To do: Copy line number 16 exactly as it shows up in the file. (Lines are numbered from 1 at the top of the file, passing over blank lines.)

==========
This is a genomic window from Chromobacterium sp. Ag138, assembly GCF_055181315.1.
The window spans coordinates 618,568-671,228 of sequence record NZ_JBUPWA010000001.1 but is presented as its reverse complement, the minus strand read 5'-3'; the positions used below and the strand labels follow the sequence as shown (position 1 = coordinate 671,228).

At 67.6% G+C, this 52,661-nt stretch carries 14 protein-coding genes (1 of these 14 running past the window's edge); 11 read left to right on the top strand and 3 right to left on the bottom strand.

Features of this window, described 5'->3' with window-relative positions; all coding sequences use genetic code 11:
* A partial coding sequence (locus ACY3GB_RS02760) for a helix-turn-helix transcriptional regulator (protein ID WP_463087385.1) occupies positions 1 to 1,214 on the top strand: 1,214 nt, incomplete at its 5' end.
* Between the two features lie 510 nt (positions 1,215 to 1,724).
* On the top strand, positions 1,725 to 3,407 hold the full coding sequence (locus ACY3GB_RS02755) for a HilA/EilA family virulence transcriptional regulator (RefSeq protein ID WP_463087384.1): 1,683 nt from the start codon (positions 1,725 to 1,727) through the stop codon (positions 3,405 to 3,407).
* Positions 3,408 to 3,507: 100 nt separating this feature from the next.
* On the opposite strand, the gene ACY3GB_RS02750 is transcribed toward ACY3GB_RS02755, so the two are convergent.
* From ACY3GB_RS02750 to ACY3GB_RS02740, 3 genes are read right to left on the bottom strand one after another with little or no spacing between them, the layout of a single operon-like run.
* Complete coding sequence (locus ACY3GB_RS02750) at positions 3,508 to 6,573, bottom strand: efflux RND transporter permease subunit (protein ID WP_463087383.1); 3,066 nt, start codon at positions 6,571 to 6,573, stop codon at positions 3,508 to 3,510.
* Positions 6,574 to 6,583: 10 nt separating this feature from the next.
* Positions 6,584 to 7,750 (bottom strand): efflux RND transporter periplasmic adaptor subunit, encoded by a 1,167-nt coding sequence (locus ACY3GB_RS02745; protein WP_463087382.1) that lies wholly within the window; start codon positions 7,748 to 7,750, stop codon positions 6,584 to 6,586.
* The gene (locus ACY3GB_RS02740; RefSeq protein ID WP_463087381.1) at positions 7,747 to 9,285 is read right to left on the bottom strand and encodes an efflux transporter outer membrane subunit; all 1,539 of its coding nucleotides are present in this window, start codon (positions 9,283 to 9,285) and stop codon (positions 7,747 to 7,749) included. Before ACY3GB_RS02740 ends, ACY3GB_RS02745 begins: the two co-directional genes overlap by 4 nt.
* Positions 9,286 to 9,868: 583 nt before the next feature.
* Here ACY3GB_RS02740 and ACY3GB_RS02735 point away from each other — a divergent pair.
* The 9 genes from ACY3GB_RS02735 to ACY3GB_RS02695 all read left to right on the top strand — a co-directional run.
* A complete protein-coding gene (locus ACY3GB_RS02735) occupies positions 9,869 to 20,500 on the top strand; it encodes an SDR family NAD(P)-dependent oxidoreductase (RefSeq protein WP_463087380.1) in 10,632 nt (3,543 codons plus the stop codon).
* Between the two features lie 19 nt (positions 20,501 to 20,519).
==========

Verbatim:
* Here ACY3GB_RS02740 and ACY3GB_RS02735 point away from each other — a divergent pair.